The party has already started. As the Stonewall anniversary approaches, the celebrations are well underway. New York will host Global Pride, a rally commemorating the uprising. Oklahoma City, Boston, Tapei, Amsterdam, Sidney, South Bend, and Niagara Falls are hosting sister events. NYC’s Pier 97 will deliver Pride Island, a two-day music and arts festival headlined by Grace Jones. Symphony Space is producing a musical performance of Songs from the Stonewall Jukebox. The Stonewall Inn—the place itself, now a historical monument, is hosting events every day in June. The stories Polchin tells are a reminder that these celebrations perform a cultural duty.
Stonewall is sometimes called an uprising and sometimes a series of riots. The distinction is often politicized. A riot is unruly, an uprising triumphant; rioting is criminal, rising up historical. The truth is it was both. Queer history contains multitudes. It’s got room to be unruly, criminal, triumphant, and respectable. Mythology, as commemoration, makes that possible. Polchin’s book performs a similar commemoration, revives dozens of dead men reduced to sordid true crime tales in the press—to pay them retrospective respect.
Stonewall changed the world. No question. In 1970, the first Pride marches claimed the streets of New York, Los Angeles, and Chicago—the streets news reports about all those gay murders were so interested in. Stonewall didn’t eradicate homophobia, racism, sexism, or transphobia, but over time it did a lot to change public attitudes. When Dan White murdered Harvey Milk, his lawyers mounted a curious cousin of the homosexual panic defense. “The Twinkie defense” held that too much sugary foods had made White unstable. His sentence was five years. But when the attorney for Matthew Shepard’s murderers attempted a homosexual panic defense as recently as the late 1990s, he failed. Both assailants were sentenced to life in prison. While gay panic has subsided as a defense, “trans panic” is alive and well in our courts, with the exception of California, where it is banned. Meanwhile, our country is being torn apart by the fact that white police—and ordinary citizens—are routinely acquitted for the murder of African Americans.
Before Stonewall, fact conspired with fantasy to reverse the roles of murderer and victim. After Stonewall, men like the ones whose stories Polchin tells are likely to be commemorated with respect—less likely to be murdered for desiring sex with another man. But the story in those press reports is persistent. We haven’t exorcised it. We’ve shuffled it on to other people. The story haunts the lives of African Americans, trans people, immigrants. After Stonewall, stories that once went undocumented are reported through a blend of fact and fantasy nearly identical to the patterns and conventions Polchin identifies in his book.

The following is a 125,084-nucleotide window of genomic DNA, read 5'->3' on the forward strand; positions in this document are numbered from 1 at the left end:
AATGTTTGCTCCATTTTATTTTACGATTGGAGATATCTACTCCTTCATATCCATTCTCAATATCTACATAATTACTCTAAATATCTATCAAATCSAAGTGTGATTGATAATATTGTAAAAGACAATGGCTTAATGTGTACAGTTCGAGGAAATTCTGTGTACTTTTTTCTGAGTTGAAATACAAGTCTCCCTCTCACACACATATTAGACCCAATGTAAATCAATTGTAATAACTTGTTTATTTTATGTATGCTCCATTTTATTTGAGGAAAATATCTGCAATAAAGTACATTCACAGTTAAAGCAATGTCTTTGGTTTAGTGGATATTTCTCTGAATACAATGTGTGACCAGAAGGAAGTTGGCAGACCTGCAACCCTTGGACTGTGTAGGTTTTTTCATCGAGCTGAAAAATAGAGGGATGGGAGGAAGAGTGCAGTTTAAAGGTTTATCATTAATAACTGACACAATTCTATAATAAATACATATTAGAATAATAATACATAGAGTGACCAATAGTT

Stonewall is a place, a bar. You can go there, walk in, experience the room where history was made. There’s a good reason Stonewall has come to represent the massive progress around LGBTQ justice. It’s inevitable that some of the murdered men Polchin writes about would have spent time there. In that sense, Polchin’s book reads like a roll call of the many dead men who haunt that history of queer resistance Stonewall symbolizes.
As we celebrate, we’re honoring the ghosts of men for whom justice was a distant fable. We’re making history visible. After all, my mom has never heard of Stonewall; many Americans have no idea what that week in June meant. We’re mourning lives of African Americans and trans people murdered more recently—people like Sandra Bland, Eric Garner, Muhlasia Booker, Brandon Teena, Trayvon Martin, and many, many more.
We’re connecting the legacy of 20th-century injustices to those we live with and fight against today. We’re reminding ourselves that change will happen. While we can’t predict future history, we can, like those street kids and their compatriots at Stonewall, play a fierce role in its trajectory.
You never know when an event may come along to change the world. There’s a good chance you won’t recognize its historic power right away. There’s a better chance that it’s one of many events—some tiny, some massive, some noticed by hardly anybody—that prepare the world to change that day. That’s the story with Stonewall. It will be the story with whatever finally shakes us out of the moment we’re living through.